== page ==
Impact on Vietnam

Vietnam is relatively quite dependent on nearby China for trade, and is also exposed to the US.

While a recalibration of trade flows might benefit Vietnam, there is also concern that Chinese companies could turn Vietnam into a dumping ground for exports, which could disrupt Vietnam's local industries and manufactured good prices.

Industries that would be affected include:

  • Consumer goods. China could look to Vietnam's labour-intensive consumer goods industry in a bid to raise market access, diversify risks and slash manpower costs.

  • Machine parts and components. Vietnam deals in intermediate goods that are partially assembled in China and then shipped to US customers.

Impact on the Philippines

As most of the Philippines' growth stems from domestic consumption, it is more likely able to shrug off its high trade exposure to the US and China, compared with the rest of Asean.

Industries that would be affected include:

  • Pork. The Philippines could possibly boost exports to the US, taking advantage of the tariffs on Chinese pork.

  • Electronics. Both the US and China are major export destinations and import sources for the Philippines.

Impact on Thailand

Thailand mainly exports primary products, which shields it somewhat from trade tensions, but its trade surplus with the US could put it in the crosshairs of more aggressive trade protectionism from the White House.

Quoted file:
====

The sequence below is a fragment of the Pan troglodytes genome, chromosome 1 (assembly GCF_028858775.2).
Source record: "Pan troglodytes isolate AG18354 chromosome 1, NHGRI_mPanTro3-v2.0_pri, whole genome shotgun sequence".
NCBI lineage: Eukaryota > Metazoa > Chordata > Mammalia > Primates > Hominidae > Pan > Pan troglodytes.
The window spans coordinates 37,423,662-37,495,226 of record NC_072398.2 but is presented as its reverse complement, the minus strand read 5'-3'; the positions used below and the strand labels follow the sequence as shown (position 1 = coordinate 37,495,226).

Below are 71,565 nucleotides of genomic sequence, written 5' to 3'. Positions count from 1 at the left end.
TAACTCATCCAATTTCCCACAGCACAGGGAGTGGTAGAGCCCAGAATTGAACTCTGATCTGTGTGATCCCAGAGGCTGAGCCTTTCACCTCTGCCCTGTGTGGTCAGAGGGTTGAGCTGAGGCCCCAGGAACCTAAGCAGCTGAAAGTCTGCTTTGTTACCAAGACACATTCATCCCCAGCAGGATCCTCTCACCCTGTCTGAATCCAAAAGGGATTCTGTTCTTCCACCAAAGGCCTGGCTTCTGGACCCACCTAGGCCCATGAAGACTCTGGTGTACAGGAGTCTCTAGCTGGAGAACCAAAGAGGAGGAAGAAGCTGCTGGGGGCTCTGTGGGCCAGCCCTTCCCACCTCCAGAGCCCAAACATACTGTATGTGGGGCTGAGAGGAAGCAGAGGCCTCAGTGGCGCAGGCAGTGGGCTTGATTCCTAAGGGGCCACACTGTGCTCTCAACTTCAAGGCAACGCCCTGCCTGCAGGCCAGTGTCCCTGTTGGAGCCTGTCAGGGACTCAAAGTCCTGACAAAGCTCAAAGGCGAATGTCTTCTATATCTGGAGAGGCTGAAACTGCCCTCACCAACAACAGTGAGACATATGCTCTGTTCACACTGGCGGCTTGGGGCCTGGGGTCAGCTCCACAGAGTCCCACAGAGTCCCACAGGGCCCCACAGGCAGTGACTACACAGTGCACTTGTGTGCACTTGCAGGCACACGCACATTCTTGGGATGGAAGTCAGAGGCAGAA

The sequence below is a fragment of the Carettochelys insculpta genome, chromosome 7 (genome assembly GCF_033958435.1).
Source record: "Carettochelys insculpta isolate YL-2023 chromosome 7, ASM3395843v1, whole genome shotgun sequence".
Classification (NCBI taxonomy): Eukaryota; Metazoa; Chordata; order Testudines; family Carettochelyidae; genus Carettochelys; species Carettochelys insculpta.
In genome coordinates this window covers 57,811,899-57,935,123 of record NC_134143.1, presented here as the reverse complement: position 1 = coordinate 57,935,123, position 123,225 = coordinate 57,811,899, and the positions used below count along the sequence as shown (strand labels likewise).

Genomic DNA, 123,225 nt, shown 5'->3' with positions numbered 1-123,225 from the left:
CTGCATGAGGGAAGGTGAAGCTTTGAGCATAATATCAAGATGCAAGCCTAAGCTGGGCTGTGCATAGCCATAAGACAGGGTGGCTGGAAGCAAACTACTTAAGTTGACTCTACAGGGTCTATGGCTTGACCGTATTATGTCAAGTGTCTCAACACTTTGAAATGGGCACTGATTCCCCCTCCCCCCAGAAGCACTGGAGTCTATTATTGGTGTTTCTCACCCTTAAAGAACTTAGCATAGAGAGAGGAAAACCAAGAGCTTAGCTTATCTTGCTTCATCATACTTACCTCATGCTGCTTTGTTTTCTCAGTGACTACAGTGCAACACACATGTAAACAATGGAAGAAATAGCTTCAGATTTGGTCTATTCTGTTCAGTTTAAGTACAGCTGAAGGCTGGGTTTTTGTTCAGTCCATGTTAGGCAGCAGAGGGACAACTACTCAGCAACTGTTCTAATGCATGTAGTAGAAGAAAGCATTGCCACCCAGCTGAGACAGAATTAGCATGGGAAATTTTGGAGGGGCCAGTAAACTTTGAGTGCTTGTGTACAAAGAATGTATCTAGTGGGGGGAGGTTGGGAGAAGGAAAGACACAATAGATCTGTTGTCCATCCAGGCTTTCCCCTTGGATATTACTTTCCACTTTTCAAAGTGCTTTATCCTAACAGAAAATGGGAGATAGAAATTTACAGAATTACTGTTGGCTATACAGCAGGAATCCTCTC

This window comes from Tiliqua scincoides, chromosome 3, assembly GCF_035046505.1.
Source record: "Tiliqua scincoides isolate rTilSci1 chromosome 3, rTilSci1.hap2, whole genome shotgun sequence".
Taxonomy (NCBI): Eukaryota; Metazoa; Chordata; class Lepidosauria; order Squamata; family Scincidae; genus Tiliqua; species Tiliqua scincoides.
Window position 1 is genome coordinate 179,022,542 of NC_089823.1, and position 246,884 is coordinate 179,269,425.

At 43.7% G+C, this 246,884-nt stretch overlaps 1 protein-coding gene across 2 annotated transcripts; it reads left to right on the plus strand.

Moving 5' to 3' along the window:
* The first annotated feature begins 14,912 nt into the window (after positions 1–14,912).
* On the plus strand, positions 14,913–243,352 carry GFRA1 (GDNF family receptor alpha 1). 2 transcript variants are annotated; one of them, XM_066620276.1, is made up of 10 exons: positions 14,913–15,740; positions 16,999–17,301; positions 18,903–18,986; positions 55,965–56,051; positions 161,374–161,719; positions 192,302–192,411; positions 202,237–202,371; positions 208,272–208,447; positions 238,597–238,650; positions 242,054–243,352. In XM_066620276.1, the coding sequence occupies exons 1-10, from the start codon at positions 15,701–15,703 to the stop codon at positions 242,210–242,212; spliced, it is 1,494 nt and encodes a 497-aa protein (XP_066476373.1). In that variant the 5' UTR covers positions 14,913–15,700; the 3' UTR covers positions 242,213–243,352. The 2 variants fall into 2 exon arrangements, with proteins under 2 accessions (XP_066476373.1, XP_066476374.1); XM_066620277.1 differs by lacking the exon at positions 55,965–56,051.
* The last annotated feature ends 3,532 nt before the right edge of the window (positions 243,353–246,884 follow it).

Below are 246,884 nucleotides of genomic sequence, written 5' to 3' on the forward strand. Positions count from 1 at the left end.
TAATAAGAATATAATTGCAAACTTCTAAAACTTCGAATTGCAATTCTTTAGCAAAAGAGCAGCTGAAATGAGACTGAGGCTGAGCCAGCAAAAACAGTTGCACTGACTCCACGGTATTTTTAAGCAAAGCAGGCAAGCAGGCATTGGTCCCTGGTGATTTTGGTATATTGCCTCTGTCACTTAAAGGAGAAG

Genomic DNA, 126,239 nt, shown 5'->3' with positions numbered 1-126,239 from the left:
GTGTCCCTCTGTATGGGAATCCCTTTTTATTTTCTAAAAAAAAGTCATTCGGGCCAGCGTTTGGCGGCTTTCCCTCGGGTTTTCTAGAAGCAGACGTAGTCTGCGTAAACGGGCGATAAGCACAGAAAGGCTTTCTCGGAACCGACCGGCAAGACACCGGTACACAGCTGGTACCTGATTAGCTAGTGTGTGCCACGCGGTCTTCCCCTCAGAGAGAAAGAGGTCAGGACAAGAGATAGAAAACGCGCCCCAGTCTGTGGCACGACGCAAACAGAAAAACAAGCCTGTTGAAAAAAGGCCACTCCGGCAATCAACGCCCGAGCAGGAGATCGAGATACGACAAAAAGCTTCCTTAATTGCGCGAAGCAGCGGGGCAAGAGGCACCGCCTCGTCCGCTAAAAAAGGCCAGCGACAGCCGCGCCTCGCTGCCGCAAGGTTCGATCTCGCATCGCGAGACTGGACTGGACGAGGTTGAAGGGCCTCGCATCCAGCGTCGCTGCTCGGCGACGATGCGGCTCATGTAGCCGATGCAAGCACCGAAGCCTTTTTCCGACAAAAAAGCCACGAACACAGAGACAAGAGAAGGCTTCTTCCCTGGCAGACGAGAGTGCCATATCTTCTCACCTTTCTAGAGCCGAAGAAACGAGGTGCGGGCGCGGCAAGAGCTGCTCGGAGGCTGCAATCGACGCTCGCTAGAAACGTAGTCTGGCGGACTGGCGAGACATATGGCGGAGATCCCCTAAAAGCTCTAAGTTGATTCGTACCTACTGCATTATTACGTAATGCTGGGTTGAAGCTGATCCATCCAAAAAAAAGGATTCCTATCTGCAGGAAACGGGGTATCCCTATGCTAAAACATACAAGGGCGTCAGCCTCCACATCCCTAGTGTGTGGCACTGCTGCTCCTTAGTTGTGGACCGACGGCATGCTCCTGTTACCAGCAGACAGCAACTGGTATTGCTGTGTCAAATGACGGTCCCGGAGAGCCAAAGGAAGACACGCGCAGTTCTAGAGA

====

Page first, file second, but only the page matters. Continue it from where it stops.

Industries that would be affected include:

  • Fruits. With China slapping tariffs on US agricultural products, Thai fruits would be relatively cheaper than American produce and its exports should benefit.

  • Automotives. Thailand is Asean's biggest automotive player. It could become a more attractive manufacturing venue for global automakers, including Harley-Davidson, thanks to US tariffs on European vehicles.

Impact on Myanmar

Myanmar trades heavily with China, and could get a boost from increased Chinese attention.

Industries that would be affected include:

  • Cattle. China and Myanmar are working on a deal to meet growing Chinese demand for beef with Myanmar exports. Chinese tariffs on US agricultural products should provide Myanmar with another opportunity on the trade front.

  • Manufacturing. Chinese companies are increasingly keen on setting up factories in Myanmar, including in the Thilawa Special Economic Zone.

Impact on Cambodia

Direct impact of the ongoing trade tensions should be relatively insignificant, even though the US is a top export partner, since Cambodia mainly sells clothes and textile goods.

Impact on Brunei

With Japan its leading export destination, Brunei has minimal export exposure to both Washington and Beijing. Just 0.4 per cent of its exports go to the US, and only 2.2 per cent to China, leaving the kingdom generally well insulated from US-China trade tensions.

Impact on Laos

While Laos trades heavily with China, the US is a much smaller market, making up just 1.8 per cent of Lao exports against China's 28.6 per cent share. As such, the impact of trade tensions on Laos remains minimal.

Industries that would be affected include:

  • Electronics. Machinery, transport equipment and manufactured goods make up most of Laos' exports to the US - and these industries could potentially gain some lustre as the US whacks Chinese electronics with tariffs.